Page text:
Syria rebels say world must intervene to stop Aleppo massacre
Some 200,000 people have fled Aleppo in the last two days of battles between the Assad regime and rebel forces, according to United Nations estimates.
Syrian human rights activists called on Sunday for the international community to intervene in order to prevent a massacre in the Syrian city of Aleppo, following two days of battles between rebels and regime forces.
The head of the main Syrian opposition group, the Syrian National Council, called for international help in arming the rebels to face the Assad regime's heavy weaponry, particularly tanks.
"If the international community cannot act, they should support the opposition with anti-tanks missiles and anti-aircraft rockets," Abdel Basset Sida told the Gulf News during a stopover in Abu Dhabi. "We seek international supporters to arm our uprising against the regime."
Activists say opposition fighters control large swathes of territory across Syria's largest city. The government has been struggling for a week to beat back their assault and stem the tide of recent rebel advances in the civil war.
Syrian tanks and artillery pounded rebel-held neighborhoods in the commercial hub of Aleppo on Sunday in a bid to retake control. Despite the Syrian military's logistical advantages, it has still not managed to retake control of rebel-held areas. The rebels say that they are in control of a number of strategic sites in Aleppo, the home of more than 5 million residents, and have managed to gain control of two armored personnel carriers of the Assad regime.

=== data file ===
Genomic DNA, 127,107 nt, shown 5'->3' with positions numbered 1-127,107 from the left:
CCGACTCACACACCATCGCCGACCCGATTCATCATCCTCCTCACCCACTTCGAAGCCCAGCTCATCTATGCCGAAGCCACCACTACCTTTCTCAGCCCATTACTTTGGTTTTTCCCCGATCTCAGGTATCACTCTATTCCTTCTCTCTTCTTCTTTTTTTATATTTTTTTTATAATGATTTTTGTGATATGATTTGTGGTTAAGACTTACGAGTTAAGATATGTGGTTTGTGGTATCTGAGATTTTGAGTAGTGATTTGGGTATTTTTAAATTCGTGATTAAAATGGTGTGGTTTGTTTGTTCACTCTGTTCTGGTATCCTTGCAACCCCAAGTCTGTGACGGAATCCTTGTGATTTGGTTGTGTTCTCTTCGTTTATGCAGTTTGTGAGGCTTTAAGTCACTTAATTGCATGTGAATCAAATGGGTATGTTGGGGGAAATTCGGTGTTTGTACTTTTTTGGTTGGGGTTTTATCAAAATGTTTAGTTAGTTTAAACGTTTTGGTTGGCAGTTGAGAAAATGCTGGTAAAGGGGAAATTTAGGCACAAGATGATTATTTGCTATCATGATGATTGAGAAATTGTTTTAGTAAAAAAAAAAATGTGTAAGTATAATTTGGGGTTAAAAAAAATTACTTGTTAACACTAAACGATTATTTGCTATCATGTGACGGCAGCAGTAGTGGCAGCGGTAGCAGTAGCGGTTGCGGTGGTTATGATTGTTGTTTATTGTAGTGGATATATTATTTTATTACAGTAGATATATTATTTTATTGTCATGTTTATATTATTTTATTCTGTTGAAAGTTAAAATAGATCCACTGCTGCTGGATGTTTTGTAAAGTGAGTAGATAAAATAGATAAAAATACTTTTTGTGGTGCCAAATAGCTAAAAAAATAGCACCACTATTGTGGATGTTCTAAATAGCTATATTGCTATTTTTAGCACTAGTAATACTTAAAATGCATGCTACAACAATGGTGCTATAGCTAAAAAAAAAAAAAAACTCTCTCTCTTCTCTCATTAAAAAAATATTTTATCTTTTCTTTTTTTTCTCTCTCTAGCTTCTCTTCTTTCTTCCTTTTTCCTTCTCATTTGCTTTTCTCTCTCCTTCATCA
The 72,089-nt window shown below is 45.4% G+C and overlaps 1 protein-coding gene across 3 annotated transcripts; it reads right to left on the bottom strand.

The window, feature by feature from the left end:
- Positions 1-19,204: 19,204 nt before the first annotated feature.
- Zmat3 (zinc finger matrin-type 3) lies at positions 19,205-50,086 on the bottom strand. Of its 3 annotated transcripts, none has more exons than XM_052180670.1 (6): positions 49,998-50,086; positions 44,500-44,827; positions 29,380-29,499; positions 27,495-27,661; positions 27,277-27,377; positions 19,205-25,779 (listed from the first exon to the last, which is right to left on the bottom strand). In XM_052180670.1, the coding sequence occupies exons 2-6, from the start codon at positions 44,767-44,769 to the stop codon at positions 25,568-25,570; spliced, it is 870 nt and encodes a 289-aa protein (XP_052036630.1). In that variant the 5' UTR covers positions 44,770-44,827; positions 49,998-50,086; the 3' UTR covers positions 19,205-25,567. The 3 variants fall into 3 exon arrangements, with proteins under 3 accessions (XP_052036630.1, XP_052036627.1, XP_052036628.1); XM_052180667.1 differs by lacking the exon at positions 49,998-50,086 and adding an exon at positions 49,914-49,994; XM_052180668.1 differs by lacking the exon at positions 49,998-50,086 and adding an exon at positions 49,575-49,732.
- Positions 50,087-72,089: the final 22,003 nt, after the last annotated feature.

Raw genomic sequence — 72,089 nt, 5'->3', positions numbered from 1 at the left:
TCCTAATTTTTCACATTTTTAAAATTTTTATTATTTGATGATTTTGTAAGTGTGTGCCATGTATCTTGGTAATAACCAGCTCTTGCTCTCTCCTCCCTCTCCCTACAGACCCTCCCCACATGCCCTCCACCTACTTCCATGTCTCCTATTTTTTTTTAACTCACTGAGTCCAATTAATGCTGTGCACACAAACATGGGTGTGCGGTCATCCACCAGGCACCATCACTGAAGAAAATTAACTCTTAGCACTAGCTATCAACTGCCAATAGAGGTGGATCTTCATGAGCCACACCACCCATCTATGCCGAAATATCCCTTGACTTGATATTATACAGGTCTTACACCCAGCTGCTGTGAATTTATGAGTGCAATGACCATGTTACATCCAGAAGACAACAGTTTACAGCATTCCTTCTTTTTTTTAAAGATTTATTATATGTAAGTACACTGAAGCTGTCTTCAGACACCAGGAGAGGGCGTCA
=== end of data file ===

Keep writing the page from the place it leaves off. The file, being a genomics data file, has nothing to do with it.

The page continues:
In parallel to the battles in Aleppo, activists reported a massacre in a village in the area of Daraa in the south of the country. Eye-witnesses reported seeing dozens of bodies of citizens that were killed by stabbing. The Syrian military blamed the massacre on "terrorist groups," while the opposition blamed the military and mercenaries hired by Assad. In addition, activists reported battles in Homs and Hama. The Syrian National Council also called on the UN Security Council to meet and take a decision on Syria.
The violence has sent refugees flooding into countries bordering Syria including Jordan, Turkey, Iraq and Lebanon. Jordan said it had opened its first tent camp for Syrians, saying a surge of refugees forced it to do so.
Some 200,000 people have fed Aleppo in the last two days of battles, according to United Nations estimates.
Meanwhile, the Assad regime accused regional powerhouses Saudi Arabia, Qatar andTurkey of trying to destroy the country. Saudi Arabia and Qatar have expressed willingness to help fund the rebels and they are believed to be funneling money through Turkey to the opposition, which is using it to purchase arms and equipment.